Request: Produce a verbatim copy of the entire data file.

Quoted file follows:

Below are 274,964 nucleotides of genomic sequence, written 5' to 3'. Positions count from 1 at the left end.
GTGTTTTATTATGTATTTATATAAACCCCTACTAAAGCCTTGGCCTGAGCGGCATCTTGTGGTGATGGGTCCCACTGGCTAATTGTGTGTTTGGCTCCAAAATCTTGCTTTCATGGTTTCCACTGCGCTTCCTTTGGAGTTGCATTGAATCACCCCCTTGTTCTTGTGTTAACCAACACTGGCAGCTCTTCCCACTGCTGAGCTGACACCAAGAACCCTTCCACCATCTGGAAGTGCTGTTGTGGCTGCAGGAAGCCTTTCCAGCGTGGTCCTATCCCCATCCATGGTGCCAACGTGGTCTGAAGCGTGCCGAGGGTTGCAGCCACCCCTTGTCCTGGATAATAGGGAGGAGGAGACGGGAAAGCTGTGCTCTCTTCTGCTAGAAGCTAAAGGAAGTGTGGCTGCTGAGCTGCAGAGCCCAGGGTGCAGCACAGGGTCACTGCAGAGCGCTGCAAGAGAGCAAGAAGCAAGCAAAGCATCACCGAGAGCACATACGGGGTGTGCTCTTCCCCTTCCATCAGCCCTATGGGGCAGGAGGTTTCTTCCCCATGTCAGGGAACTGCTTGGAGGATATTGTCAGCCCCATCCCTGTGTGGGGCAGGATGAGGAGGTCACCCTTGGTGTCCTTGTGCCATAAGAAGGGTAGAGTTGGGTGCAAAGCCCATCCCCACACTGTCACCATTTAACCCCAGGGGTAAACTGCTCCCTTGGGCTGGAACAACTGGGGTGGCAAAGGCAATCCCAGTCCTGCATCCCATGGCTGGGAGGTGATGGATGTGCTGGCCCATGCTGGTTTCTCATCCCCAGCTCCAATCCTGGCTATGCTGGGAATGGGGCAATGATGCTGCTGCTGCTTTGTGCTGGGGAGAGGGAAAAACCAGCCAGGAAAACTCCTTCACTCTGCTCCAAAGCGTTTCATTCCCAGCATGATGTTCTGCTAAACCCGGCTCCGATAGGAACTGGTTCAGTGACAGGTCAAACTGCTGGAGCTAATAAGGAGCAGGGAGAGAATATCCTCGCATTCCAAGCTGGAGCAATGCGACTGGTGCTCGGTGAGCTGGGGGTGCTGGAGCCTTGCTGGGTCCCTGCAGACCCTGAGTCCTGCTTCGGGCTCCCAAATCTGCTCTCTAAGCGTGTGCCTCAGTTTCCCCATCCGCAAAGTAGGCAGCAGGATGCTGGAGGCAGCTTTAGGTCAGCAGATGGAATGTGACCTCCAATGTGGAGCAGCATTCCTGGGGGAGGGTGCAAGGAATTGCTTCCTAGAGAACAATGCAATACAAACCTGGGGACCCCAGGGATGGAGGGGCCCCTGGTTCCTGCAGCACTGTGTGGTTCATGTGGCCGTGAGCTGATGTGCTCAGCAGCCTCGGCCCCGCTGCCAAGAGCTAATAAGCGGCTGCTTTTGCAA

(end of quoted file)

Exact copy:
Below are 274,964 nucleotides of genomic sequence, written 5' to 3'. Positions count from 1 at the left end.
GTGTTTTATTATGTATTTATATAAACCCCTACTAAAGCCTTGGCCTGAGCGGCATCTTGTGGTGATGGGTCCCACTGGCTAATTGTGTGTTTGGCTCCAAAATCTTGCTTTCATGGTTTCCACTGCGCTTCCTTTGGAGTTGCATTGAATCACCCCCTTGTTCTTGTGTTAACCAACACTGGCAGCTCTTCCCACTGCTGAGCTGACACCAAGAACCCTTCCACCATCTGGAAGTGCTGTTGTGGCTGCAGGAAGCCTTTCCAGCGTGGTCCTATCCCCATCCATGGTGCCAACGTGGTCTGAAGCGTGCCGAGGGTTGCAGCCACCCCTTGTCCTGGATAATAGGGAGGAGGAGACGGGAAAGCTGTGCTCTCTTCTGCTAGAAGCTAAAGGAAGTGTGGCTGCTGAGCTGCAGAGCCCAGGGTGCAGCACAGGGTCACTGCAGAGCGCTGCAAGAGAGCAAGAAGCAAGCAAAGCATCACCGAGAGCACATACGGGGTGTGCTCTTCCCCTTCCATCAGCCCTATGGGGCAGGAGGTTTCTTCCCCATGTCAGGGAACTGCTTGGAGGATATTGTCAGCCCCATCCCTGTGTGGGGCAGGATGAGGAGGTCACCCTTGGTGTCCTTGTGCCATAAGAAGGGTAGAGTTGGGTGCAAAGCCCATCCCCACACTGTCACCATTTAACCCCAGGGGTAAACTGCTCCCTTGGGCTGGAACAACTGGGGTGGCAAAGGCAATCCCAGTCCTGCATCCCATGGCTGGGAGGTGATGGATGTGCTGGCCCATGCTGGTTTCTCATCCCCAGCTCCAATCCTGGCTATGCTGGGAATGGGGCAATGATGCTGCTGCTGCTTTGTGCTGGGGAGAGGGAAAAACCAGCCAGGAAAACTCCTTCACTCTGCTCCAAAGCGTTTCATTCCCAGCATGATGTTCTGCTAAACCCGGCTCCGATAGGAACTGGTTCAGTGACAGGTCAAACTGCTGGAGCTAATAAGGAGCAGGGAGAGAATATCCTCGCATTCCAAGCTGGAGCAATGCGACTGGTGCTCGGTGAGCTGGGGGTGCTGGAGCCTTGCTGGGTCCCTGCAGACCCTGAGTCCTGCTTCGGGCTCCCAAATCTGCTCTCTAAGCGTGTGCCTCAGTTTCCCCATCCGCAAAGTAGGCAGCAGGATGCTGGAGGCAGCTTTAGGTCAGCAGATGGAATGTGACCTCCAATGTGGAGCAGCATTCCTGGGGGAGGGTGCAAGGAATTGCTTCCTAGAGAACAATGCAATACAAACCTGGGGACCCCAGGGATGGAGGGGCCCCTGGTTCCTGCAGCACTGTGTGGTTCATGTGGCCGTGAGCTGATGTGCTCAGCAGCCTCGGCCCCGCTGCCAAGAGCTAATAAGCGGCTGCTTTTGCAA